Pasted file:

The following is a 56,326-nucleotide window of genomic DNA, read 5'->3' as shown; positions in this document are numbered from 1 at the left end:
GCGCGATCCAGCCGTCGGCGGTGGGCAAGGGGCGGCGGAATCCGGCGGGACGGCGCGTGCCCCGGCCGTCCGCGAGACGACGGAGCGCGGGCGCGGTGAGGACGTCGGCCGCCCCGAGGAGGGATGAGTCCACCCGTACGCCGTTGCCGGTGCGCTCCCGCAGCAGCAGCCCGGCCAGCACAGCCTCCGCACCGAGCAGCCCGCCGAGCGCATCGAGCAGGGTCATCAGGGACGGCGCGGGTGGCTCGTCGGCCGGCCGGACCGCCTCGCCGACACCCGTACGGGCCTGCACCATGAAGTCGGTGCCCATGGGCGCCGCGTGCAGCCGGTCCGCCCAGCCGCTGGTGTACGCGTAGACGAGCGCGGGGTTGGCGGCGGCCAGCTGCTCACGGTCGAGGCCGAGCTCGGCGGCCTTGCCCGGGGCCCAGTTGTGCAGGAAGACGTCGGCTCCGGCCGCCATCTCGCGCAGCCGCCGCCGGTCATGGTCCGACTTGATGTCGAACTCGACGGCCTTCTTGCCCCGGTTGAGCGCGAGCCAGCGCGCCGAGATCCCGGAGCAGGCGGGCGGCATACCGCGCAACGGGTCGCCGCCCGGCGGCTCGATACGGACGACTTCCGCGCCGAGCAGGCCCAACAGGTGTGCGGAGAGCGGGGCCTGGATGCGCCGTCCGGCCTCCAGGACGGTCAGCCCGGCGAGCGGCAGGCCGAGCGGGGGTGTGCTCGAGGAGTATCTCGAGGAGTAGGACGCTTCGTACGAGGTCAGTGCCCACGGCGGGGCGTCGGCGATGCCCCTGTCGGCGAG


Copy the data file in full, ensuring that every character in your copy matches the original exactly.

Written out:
The following is a 56,326-nucleotide window of genomic DNA, read 5'->3' as shown; positions in this document are numbered from 1 at the left end:
GCGCGATCCAGCCGTCGGCGGTGGGCAAGGGGCGGCGGAATCCGGCGGGACGGCGCGTGCCCCGGCCGTCCGCGAGACGACGGAGCGCGGGCGCGGTGAGGACGTCGGCCGCCCCGAGGAGGGATGAGTCCACCCGTACGCCGTTGCCGGTGCGCTCCCGCAGCAGCAGCCCGGCCAGCACAGCCTCCGCACCGAGCAGCCCGCCGAGCGCATCGAGCAGGGTCATCAGGGACGGCGCGGGTGGCTCGTCGGCCGGCCGGACCGCCTCGCCGACACCCGTACGGGCCTGCACCATGAAGTCGGTGCCCATGGGCGCCGCGTGCAGCCGGTCCGCCCAGCCGCTGGTGTACGCGTAGACGAGCGCGGGGTTGGCGGCGGCCAGCTGCTCACGGTCGAGGCCGAGCTCGGCGGCCTTGCCCGGGGCCCAGTTGTGCAGGAAGACGTCGGCTCCGGCCGCCATCTCGCGCAGCCGCCGCCGGTCATGGTCCGACTTGATGTCGAACTCGACGGCCTTCTTGCCCCGGTTGAGCGCGAGCCAGCGCGCCGAGATCCCGGAGCAGGCGGGCGGCATACCGCGCAACGGGTCGCCGCCCGGCGGCTCGATACGGACGACTTCCGCGCCGAGCAGGCCCAACAGGTGTGCGGAGAGCGGGGCCTGGATGCGCCGTCCGGCCTCCAGGACGGTCAGCCCGGCGAGCGGCAGGCCGAGCGGGGGTGTGCTCGAGGAGTATCTCGAGGAGTAGGACGCTTCGTACGAGGTCAGTGCCCACGGCGGGGCGTCGGCGATGCCCCTGTCGGCGAG